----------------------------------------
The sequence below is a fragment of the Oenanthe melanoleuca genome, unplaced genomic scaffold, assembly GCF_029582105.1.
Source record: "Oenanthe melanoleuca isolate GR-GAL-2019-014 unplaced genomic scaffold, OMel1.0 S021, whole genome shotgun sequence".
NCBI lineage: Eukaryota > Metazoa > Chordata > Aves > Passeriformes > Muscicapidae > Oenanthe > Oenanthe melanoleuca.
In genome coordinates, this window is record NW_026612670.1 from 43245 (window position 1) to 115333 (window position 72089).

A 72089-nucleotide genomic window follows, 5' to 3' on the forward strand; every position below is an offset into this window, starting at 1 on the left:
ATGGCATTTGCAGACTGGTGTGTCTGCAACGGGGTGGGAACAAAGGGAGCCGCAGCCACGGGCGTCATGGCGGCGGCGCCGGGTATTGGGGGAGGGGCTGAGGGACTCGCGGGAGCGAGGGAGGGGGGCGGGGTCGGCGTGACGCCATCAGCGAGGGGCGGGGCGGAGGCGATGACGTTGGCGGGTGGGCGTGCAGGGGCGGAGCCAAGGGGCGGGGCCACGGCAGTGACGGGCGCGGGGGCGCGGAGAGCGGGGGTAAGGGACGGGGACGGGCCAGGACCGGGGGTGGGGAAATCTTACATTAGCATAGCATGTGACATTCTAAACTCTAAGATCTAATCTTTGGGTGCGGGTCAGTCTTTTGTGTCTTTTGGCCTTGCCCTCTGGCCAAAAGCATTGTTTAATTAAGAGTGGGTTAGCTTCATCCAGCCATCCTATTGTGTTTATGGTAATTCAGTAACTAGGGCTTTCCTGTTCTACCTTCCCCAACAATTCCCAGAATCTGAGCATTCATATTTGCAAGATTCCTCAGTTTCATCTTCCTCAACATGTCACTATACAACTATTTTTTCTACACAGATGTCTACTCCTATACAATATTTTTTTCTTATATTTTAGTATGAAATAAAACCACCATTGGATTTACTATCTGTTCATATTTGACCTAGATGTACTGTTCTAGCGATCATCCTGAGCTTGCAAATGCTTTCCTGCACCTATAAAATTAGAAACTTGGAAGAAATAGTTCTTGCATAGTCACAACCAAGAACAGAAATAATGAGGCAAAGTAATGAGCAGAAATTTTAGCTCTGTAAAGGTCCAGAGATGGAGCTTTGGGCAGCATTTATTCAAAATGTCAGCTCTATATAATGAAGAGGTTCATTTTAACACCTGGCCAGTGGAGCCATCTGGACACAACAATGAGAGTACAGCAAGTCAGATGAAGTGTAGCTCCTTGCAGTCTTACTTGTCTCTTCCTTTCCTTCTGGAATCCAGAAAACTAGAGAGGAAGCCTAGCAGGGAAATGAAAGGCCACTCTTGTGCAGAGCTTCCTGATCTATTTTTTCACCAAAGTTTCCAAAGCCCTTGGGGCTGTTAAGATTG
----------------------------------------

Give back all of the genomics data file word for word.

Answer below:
The sequence below is a fragment of the Oenanthe melanoleuca genome, unplaced genomic scaffold, assembly GCF_029582105.1.
Source record: "Oenanthe melanoleuca isolate GR-GAL-2019-014 unplaced genomic scaffold, OMel1.0 S021, whole genome shotgun sequence".
NCBI lineage: Eukaryota > Metazoa > Chordata > Aves > Passeriformes > Muscicapidae > Oenanthe > Oenanthe melanoleuca.
In genome coordinates, this window is record NW_026612670.1 from 43245 (window position 1) to 115333 (window position 72089).

A 72089-nucleotide genomic window follows, 5' to 3' on the forward strand; every position below is an offset into this window, starting at 1 on the left:
ATGGCATTTGCAGACTGGTGTGTCTGCAACGGGGTGGGAACAAAGGGAGCCGCAGCCACGGGCGTCATGGCGGCGGCGCCGGGTATTGGGGGAGGGGCTGAGGGACTCGCGGGAGCGAGGGAGGGGGGCGGGGTCGGCGTGACGCCATCAGCGAGGGGCGGGGCGGAGGCGATGACGTTGGCGGGTGGGCGTGCAGGGGCGGAGCCAAGGGGCGGGGCCACGGCAGTGACGGGCGCGGGGGCGCGGAGAGCGGGGGTAAGGGACGGGGACGGGCCAGGACCGGGGGTGGGGAAATCTTACATTAGCATAGCATGTGACATTCTAAACTCTAAGATCTAATCTTTGGGTGCGGGTCAGTCTTTTGTGTCTTTTGGCCTTGCCCTCTGGCCAAAAGCATTGTTTAATTAAGAGTGGGTTAGCTTCATCCAGCCATCCTATTGTGTTTATGGTAATTCAGTAACTAGGGCTTTCCTGTTCTACCTTCCCCAACAATTCCCAGAATCTGAGCATTCATATTTGCAAGATTCCTCAGTTTCATCTTCCTCAACATGTCACTATACAACTATTTTTTCTACACAGATGTCTACTCCTATACAATATTTTTTTCTTATATTTTAGTATGAAATAAAACCACCATTGGATTTACTATCTGTTCATATTTGACCTAGATGTACTGTTCTAGCGATCATCCTGAGCTTGCAAATGCTTTCCTGCACCTATAAAATTAGAAACTTGGAAGAAATAGTTCTTGCATAGTCACAACCAAGAACAGAAATAATGAGGCAAAGTAATGAGCAGAAATTTTAGCTCTGTAAAGGTCCAGAGATGGAGCTTTGGGCAGCATTTATTCAAAATGTCAGCTCTATATAATGAAGAGGTTCATTTTAACACCTGGCCAGTGGAGCCATCTGGACACAACAATGAGAGTACAGCAAGTCAGATGAAGTGTAGCTCCTTGCAGTCTTACTTGTCTCTTCCTTTCCTTCTGGAATCCAGAAAACTAGAGAGGAAGCCTAGCAGGGAAATGAAAGGCCACTCTTGTGCAGAGCTTCCTGATCTATTTTTTCACCAAAGTTTCCAAAGCCCTTGGGGCTGTTAAGATTG